The trend is yet another example of the “P2P pressure” potential of YouTube. Amateur teen beauticians have posted numerous videos showing how they use cups of hot water to soften the “lead” in the colored pencils and then apply it to their eyelids and lips. At least one of the videos already has over 1.3 million views.
The young woman who appears in that particular video assures her viewers that “colored pencils are safe to use on your face, your skin, because [they’re] non-toxic. Companies literally make them so that little kids can eat them and be fine.” She then calls a Crayola customer hotline and asks what would happen if a little kid got their product on his skin or his eye. The woman on the other end of the line reassures her that “all of our products are non-toxic.”
But there is a big difference between “non-toxic” (meaning that your crayon-scarfing 2-year-old will survive) and “FDA-approved,” which is the standard to which all cosmetics are held. The Food and Drug Administration has stringent rules regarding the labeling of cosmetics and the testing that is required to ensure consumer safety, and Crayola colored pencils do not (and are not intended to) meet those requirements. As Crayola itself says:
As the manufacturer of children’s products, safety is our top priority at Crayola. Although our products are nontoxic, we do not recommend using them to make lipstick, eyeliner or other make-up and strongly discourage their use in this manner. They are not designed, tested or approved for this purpose.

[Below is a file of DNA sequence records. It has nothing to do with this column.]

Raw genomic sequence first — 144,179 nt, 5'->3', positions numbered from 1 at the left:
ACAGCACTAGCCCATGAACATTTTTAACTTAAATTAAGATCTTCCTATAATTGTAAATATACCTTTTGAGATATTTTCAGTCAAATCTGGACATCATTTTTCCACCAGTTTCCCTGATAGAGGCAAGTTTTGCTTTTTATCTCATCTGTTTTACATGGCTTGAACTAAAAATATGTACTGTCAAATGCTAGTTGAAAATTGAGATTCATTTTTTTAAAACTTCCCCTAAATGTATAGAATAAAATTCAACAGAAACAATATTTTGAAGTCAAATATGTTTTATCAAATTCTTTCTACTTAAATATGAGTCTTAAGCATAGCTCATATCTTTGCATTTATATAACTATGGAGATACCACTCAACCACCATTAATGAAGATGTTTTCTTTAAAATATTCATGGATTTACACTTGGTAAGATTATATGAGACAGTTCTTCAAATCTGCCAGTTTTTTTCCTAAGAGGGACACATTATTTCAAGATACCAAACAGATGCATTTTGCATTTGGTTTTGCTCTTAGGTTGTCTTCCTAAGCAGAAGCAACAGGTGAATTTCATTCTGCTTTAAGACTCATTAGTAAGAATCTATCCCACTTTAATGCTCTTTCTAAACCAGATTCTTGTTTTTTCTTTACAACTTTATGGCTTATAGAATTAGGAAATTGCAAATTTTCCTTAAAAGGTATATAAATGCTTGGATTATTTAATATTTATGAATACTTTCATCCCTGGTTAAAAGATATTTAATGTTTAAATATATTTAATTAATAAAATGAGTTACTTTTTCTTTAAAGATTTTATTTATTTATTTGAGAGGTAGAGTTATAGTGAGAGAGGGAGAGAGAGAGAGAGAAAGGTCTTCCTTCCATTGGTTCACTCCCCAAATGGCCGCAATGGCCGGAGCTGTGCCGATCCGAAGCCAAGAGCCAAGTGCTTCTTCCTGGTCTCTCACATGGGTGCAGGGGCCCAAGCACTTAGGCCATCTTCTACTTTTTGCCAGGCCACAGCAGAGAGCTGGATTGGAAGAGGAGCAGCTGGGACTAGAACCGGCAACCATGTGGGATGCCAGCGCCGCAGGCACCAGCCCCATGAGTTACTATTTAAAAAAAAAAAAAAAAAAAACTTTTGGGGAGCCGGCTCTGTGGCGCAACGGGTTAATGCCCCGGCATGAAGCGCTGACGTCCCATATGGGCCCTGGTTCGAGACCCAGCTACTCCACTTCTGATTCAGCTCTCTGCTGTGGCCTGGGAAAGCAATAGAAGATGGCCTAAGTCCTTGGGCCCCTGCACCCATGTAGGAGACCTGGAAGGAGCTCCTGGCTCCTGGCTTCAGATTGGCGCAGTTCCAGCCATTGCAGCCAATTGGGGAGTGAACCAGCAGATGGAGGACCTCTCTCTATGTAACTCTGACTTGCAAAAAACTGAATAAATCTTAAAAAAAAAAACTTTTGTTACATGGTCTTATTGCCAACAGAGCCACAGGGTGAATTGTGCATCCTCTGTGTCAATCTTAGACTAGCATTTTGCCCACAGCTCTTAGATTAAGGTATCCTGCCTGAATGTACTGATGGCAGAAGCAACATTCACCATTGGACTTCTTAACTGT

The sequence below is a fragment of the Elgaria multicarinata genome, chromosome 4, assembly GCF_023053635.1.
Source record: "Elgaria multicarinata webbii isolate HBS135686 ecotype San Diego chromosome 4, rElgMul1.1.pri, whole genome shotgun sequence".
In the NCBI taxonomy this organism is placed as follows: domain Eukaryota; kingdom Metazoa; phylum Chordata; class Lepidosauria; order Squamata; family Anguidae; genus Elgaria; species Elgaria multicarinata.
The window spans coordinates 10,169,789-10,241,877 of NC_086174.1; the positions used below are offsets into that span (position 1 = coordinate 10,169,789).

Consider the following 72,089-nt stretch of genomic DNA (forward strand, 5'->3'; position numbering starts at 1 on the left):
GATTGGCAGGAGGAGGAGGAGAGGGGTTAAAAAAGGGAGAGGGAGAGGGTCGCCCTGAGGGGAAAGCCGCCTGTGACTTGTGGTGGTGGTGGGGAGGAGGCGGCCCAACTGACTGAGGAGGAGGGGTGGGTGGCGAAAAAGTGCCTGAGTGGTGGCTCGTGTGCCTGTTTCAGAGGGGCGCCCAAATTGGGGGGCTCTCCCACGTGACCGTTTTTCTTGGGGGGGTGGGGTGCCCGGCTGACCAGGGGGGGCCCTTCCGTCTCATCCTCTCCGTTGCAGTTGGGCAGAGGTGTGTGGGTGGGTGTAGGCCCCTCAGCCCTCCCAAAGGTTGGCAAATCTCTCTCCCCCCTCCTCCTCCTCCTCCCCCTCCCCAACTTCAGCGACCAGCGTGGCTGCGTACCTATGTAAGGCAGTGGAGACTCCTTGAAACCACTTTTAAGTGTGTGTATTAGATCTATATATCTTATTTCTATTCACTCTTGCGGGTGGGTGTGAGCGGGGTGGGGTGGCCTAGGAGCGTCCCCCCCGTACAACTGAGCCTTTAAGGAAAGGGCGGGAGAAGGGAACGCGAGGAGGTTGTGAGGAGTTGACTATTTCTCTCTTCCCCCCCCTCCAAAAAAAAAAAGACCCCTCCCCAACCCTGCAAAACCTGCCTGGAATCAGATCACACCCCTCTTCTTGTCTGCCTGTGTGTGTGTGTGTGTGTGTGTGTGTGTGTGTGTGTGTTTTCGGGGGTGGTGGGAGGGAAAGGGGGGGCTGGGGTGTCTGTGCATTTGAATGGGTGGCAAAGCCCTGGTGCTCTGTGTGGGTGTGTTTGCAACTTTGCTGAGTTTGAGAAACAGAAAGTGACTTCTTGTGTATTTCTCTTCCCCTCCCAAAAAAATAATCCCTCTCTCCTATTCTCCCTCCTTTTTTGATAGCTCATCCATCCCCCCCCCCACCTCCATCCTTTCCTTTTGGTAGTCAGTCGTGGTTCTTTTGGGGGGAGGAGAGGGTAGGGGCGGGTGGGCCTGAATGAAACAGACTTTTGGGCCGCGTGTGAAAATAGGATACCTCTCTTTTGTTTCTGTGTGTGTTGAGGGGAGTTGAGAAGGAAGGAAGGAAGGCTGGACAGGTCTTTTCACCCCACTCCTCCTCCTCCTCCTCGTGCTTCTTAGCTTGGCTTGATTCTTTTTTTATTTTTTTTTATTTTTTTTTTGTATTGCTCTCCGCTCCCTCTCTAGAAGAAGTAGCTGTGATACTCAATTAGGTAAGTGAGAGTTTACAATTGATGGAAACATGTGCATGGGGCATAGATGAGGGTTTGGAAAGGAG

Even with properly tested eyeliner, there are concerns that “particle migration” can cause blurred vision or even infection, particularly for those children who wear contact lenses. The potential for problems is undoubtedly greater with untested colored pencils.
According to the Web site eHow, the “lead” in colored pencils is a mixture of five ingredients: extenders (fillers), binders, pigments, wax and water. Extenders are substances like kaolin (a soft white clay), talc, and chalk. The binders are typically cellulose ether and/or vegetable gums. The pigments provide color (again, all untested for cosmetic use), while water and wax help bind everything together.
While it is sometimes hard to figure out what your kids are doing online, this particular cybertrap is a little easier to detect. If your young teen suddenly starts sporting “Pine Green” or “Spiro Disco Ball” eyeshadow, then you can reasonably guess she’s been watching YouTube lately. But try to talk with her (or him) before then; better that your child should get cosmetic advice from you (and the FDA) then some random stranger with a cell phone.